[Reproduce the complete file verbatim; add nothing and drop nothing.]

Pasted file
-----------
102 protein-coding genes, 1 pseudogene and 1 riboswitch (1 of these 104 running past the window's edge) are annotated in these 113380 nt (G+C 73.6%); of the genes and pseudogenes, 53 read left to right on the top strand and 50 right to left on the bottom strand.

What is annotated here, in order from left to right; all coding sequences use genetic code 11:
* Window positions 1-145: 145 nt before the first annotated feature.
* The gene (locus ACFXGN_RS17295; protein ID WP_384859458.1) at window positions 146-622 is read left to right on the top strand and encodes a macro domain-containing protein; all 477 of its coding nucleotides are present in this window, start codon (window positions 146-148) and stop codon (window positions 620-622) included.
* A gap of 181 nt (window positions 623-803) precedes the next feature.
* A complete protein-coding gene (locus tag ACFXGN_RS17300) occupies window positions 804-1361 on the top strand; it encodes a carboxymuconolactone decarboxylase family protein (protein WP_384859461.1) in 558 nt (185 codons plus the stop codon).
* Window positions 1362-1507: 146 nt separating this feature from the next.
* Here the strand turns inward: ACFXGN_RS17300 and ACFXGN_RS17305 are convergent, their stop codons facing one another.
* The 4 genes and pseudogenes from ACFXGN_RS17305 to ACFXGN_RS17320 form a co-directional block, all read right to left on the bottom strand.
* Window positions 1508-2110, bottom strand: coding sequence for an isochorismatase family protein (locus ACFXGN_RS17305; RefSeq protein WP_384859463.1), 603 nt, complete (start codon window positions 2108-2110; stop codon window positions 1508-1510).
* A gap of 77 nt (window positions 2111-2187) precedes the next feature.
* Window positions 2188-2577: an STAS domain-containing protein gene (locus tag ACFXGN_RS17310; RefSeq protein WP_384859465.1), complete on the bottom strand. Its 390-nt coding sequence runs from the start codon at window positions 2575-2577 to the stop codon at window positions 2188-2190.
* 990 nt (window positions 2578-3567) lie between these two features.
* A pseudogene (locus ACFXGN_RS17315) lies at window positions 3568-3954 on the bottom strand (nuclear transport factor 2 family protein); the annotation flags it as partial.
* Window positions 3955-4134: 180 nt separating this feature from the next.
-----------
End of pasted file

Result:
102 protein-coding genes, 1 pseudogene and 1 riboswitch (1 of these 104 running past the window's edge) are annotated in these 113380 nt (G+C 73.6%); of the genes and pseudogenes, 53 read left to right on the top strand and 50 right to left on the bottom strand.

What is annotated here, in order from left to right; all coding sequences use genetic code 11:
* Window positions 1-145: 145 nt before the first annotated feature.
* The gene (locus ACFXGN_RS17295; protein ID WP_384859458.1) at window positions 146-622 is read left to right on the top strand and encodes a macro domain-containing protein; all 477 of its coding nucleotides are present in this window, start codon (window positions 146-148) and stop codon (window positions 620-622) included.
* A gap of 181 nt (window positions 623-803) precedes the next feature.
* A complete protein-coding gene (locus tag ACFXGN_RS17300) occupies window positions 804-1361 on the top strand; it encodes a carboxymuconolactone decarboxylase family protein (protein WP_384859461.1) in 558 nt (185 codons plus the stop codon).
* Window positions 1362-1507: 146 nt separating this feature from the next.
* Here the strand turns inward: ACFXGN_RS17300 and ACFXGN_RS17305 are convergent, their stop codons facing one another.
* The 4 genes and pseudogenes from ACFXGN_RS17305 to ACFXGN_RS17320 form a co-directional block, all read right to left on the bottom strand.
* Window positions 1508-2110, bottom strand: coding sequence for an isochorismatase family protein (locus ACFXGN_RS17305; RefSeq protein WP_384859463.1), 603 nt, complete (start codon window positions 2108-2110; stop codon window positions 1508-1510).
* A gap of 77 nt (window positions 2111-2187) precedes the next feature.
* Window positions 2188-2577: an STAS domain-containing protein gene (locus tag ACFXGN_RS17310; RefSeq protein WP_384859465.1), complete on the bottom strand. Its 390-nt coding sequence runs from the start codon at window positions 2575-2577 to the stop codon at window positions 2188-2190.
* 990 nt (window positions 2578-3567) lie between these two features.
* A pseudogene (locus ACFXGN_RS17315) lies at window positions 3568-3954 on the bottom strand (nuclear transport factor 2 family protein); the annotation flags it as partial.
* Window positions 3955-4134: 180 nt separating this feature from the next.